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Dynamic Concept Spaces in Computational Creativity for Music

Part of the Studies in Applied Philosophy, Epistemology and Rational Ethics book series (SAPERE,volume 44)

Abstract

I argue for a formal specification as a working understanding of ‘computational creativity’. Geraint A. Wiggins proposed a formalised framework for ‘computational creativity’, based on Margaret Boden’s view of ‘creativity’ defined as searches in concept spaces. I argue that the epistemological basis for delineated ‘concept spaces’ is problematic: instead of Wiggins’s bounded types or sets, such theoretical spaces can represent traces of creative output. To address this problem, I propose a revised specification which includes dynamic concept spaces, along with formalisations of memory and motivations, which allow iteration in a time-based framework that can be aligned with learning models (e.g., John Dewey’s experiential model). This supports the view of computational creativity as product of a learning process. My critical revision of the framework, applied to the case of computer systems that improvise music, achieves a more detailed specification and better understanding of potentials in computational creativity.

Keywords

  • Computational Creativity
  • Conceptual Space
  • Creative Output
  • Time-based Framework
  • Experiential Learning Model

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Notes

  1. 1.

    The Universal Turing Machine was presented in (Turing 1936). ‘The [Universal] Turing Machine not only established the basic requirements for effective calculability but also identified limits: No computer or programming language known today is more powerful than the Turing Machine’ (Petzold 2008, p. 330). See Petzold’s (2008) book for an insightful interpretation and discussion of Turing’s 1936 article.

  2. 2.

    I use the term ‘trace’ in the sense of Jean-Jacques Nattiez where ‘the symbolic form [of the work] is embodied physically and materially in the form of a trace accessible to the five senses’ (Nattiez 1990, p. 12).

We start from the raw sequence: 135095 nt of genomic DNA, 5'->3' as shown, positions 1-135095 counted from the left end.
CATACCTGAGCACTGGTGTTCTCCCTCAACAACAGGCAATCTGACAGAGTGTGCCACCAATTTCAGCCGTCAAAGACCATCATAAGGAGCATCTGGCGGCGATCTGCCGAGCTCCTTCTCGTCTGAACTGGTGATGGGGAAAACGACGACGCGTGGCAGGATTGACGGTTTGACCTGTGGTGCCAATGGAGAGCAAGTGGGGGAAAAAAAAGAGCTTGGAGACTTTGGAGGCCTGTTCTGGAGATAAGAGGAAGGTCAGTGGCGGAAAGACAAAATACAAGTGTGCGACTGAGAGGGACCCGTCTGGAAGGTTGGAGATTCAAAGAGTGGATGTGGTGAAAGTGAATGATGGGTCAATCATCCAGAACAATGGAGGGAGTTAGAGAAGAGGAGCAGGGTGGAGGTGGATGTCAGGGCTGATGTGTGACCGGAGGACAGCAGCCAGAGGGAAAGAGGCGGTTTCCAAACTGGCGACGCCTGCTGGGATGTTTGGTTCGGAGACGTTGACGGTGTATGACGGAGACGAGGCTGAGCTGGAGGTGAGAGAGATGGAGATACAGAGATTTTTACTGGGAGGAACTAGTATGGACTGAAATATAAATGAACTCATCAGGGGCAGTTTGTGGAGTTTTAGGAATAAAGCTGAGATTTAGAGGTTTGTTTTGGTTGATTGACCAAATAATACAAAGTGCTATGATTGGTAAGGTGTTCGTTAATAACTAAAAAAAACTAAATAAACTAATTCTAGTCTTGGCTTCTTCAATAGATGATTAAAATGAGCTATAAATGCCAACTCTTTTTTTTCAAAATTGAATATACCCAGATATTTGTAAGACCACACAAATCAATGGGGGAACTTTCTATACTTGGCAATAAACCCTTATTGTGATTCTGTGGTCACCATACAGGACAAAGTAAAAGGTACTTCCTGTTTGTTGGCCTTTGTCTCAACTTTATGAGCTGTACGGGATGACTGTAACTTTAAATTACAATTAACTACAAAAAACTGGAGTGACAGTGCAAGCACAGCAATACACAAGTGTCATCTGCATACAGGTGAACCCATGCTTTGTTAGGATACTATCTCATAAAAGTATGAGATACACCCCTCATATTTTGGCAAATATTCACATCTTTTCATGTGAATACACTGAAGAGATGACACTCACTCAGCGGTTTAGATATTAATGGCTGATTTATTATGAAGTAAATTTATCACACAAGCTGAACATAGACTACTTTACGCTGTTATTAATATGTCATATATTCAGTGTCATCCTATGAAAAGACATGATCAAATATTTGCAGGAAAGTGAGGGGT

3. 3.

    I have previously examined ‘co-creativity’ in the musical context (Mogensen 2017b).

  4. 4.

    Briefly, the Z schema notation includes a declarations part above the central horizontal line and predicates below the horizontal line. “The central horizontal line can be read ‘such that’.” The axiomatic predicates (below the line in Fig. 1) “appearing on separate lines are assumed to be conjoined together, that is to say, linked with the truth-functional connective \(\wedge \)” (Diller 1990, 6).

  5. 5.

    For a full narrative explanation of more details of Wiggins’s framework I refer the reader to his (2006a) paper.

  6. 6.

    Here I am representing \(\mathscr {M}_{1}\) and \(\mathscr {M}_{2}\) as arrays, rather than summing the individual motivation components as I did in (Mogensen 2017a); the array is a less reductive representation which I expect will be more useful for the framework development.

  7. 7.

    Oudeyer and Kaplan (2007) do not address issues of probability calculation and I will also defer such issues. The references on which they base their typology do include reports on implementations some of which may detail instances of probability calculations.

  8. 8.

    These component descriptions are adapted from Oudeyer and Kaplan (2007).

  9. 9.

    Arguably, in Fig. 5 and expression 1 the component \(\big ( c(p) \big )\) should be replaced by \(\big (\varDelta \mathscr {M}_{1} (p), \varDelta \mathscr {M}_{2} (p), c(p), \mathscr {W}(p-1) \big )\) if we want to include memory of motivations.

  10. 10.

    The term ‘poietic’ is from Nattiez (1990).

  11. 11.

    Kolb states that a characteristic of experiential learning models is that learning is best described as a process (Kolb 2015, 37).

  12. 12.

    Wiggins appears to interchange the term ‘artefact’ with the term ‘concept’ and examines the ‘conceptual space in which the artefact is found’ (Wiggins 2006b, p. 209). This seems to be a confusion of terms since ‘artefact’ refers to physical objects made in some way by humans, whereas ‘concepts’ exist in human consciousness. What the nature of the relations between concepts and artefacts is, is a question beyond the present scope, but I expect that the distinction between these terms would still hold when applied in the context of computational creativity.

  13. 13.

    One might question whether knowledge is ‘created’ and this becomes a questioning of the constructivist stance. Perhaps it is more accurate to say that knowledge is ‘attained’ or ‘arrived at’ since knowledge potentially exists regardless of our access to it? Resolving this question is beyond the present scope.

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Mogensen, R. (2018). Dynamic Concept Spaces in Computational Creativity for Music. In: Müller, V. (eds) Philosophy and Theory of Artificial Intelligence 2017. PT-AI 2017. Studies in Applied Philosophy, Epistemology and Rational Ethics, vol 44. Springer, Cham. https://doi.org/10.1007/978-3-319-96448-5_7

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